In the story "Smog May Force Major Changes for Area Drivers" {Metro, Sept. 12}, it is reported that "dramatic steps" may have to be taken to deal with air pollution from automobiles. Yet the steps emphasized are not those that would reduce automobile traffic but ones that would somewhat reduce the pollution emitted by the automobiles by changing the fuel that they use.

This is an example of our society's penchant for addressing problems in isolation. On another day there will be an article about the problems of congestion caused by increasing automobile traffic, and on still another, an article on the environmental degradation that will be caused by new road building. One day there may even be an article on the health effects of the noise pollution caused by our region's huge volume of traffic.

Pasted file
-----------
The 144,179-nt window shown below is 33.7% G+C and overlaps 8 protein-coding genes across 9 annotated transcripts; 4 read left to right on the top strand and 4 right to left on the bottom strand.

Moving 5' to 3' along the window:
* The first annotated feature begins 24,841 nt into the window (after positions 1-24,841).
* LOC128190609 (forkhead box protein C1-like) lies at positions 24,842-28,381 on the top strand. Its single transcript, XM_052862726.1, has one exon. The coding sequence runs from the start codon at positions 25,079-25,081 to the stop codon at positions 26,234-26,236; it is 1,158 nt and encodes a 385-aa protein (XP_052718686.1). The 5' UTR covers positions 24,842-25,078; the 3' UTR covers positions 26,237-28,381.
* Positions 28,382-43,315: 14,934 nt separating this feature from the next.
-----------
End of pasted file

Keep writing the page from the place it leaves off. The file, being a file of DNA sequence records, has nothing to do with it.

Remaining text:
It is only when these problems are considered in isolation that ideas such as using technological fixes to deal with air pollution can be considered. When all of the problems are looked at together it is clear that the solution is to reduce the use of automobiles.

People must be allowed a choice when it comes to transportation. There must be greatly expanded public transportation so that people are not forced to use the automobile. We must designate bicycle lanes and make the use of bicycles a safe alternative. In the long run, we must design our communities so that work, shopping and recreation are within walking distance of living places as well as being close to public transportation. For our region's health and quality of life, we must begin to implement this solution now. VICTORIA LINTON Washington